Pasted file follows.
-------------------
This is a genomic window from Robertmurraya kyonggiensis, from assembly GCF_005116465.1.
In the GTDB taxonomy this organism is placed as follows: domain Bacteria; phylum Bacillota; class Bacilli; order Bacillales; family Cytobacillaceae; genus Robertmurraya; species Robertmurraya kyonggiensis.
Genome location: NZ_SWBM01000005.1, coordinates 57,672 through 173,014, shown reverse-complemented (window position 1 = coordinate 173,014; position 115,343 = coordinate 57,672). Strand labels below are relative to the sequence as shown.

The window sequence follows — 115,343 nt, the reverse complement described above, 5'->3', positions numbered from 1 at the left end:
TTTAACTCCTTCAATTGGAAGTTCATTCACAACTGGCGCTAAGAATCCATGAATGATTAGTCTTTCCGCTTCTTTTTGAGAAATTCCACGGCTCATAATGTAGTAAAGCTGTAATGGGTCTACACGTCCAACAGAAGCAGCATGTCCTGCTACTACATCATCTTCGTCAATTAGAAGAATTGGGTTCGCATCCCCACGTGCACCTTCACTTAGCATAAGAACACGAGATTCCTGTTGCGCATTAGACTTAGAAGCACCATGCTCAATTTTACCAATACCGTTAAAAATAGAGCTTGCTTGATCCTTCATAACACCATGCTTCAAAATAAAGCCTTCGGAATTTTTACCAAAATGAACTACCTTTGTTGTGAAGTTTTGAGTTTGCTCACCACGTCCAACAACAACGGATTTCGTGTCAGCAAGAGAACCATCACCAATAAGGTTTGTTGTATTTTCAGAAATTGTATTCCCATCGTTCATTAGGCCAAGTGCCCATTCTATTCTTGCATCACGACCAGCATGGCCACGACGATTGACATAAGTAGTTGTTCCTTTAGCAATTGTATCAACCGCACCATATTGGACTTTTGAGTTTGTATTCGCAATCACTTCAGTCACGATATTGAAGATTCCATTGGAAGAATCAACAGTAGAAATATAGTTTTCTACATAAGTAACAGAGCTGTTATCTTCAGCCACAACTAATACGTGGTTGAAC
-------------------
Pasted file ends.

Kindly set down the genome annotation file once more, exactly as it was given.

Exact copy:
This is a genomic window from Robertmurraya kyonggiensis, from assembly GCF_005116465.1.
In the GTDB taxonomy this organism is placed as follows: domain Bacteria; phylum Bacillota; class Bacilli; order Bacillales; family Cytobacillaceae; genus Robertmurraya; species Robertmurraya kyonggiensis.
Genome location: NZ_SWBM01000005.1, coordinates 57,672 through 173,014, shown reverse-complemented (window position 1 = coordinate 173,014; position 115,343 = coordinate 57,672). Strand labels below are relative to the sequence as shown.

The window sequence follows — 115,343 nt, the reverse complement described above, 5'->3', positions numbered from 1 at the left end:
TTTAACTCCTTCAATTGGAAGTTCATTCACAACTGGCGCTAAGAATCCATGAATGATTAGTCTTTCCGCTTCTTTTTGAGAAATTCCACGGCTCATAATGTAGTAAAGCTGTAATGGGTCTACACGTCCAACAGAAGCAGCATGTCCTGCTACTACATCATCTTCGTCAATTAGAAGAATTGGGTTCGCATCCCCACGTGCACCTTCACTTAGCATAAGAACACGAGATTCCTGTTGCGCATTAGACTTAGAAGCACCATGCTCAATTTTACCAATACCGTTAAAAATAGAGCTTGCTTGATCCTTCATAACACCATGCTTCAAAATAAAGCCTTCGGAATTTTTACCAAAATGAACTACCTTTGTTGTGAAGTTTTGAGTTTGCTCACCACGTCCAACAACAACGGATTTCGTGTCAGCAAGAGAACCATCACCAATAAGGTTTGTTGTATTTTCAGAAATTGTATTCCCATCGTTCATTAGGCCAAGTGCCCATTCTATTCTTGCATCACGACCAGCATGGCCACGACGATTGACATAAGTAGTTGTTCCTTTAGCAATTGTATCAACCGCACCATATTGGACTTTTGAGTTTGTATTCGCAATCACTTCAGTCACGATATTGAAGATTCCATTGGAAGAATCAACAGTAGAAATATAGTTTTCTACATAAGTAACAGAGCTGTTATCTTCAGCCACAACTAATACGTGGTTGAAC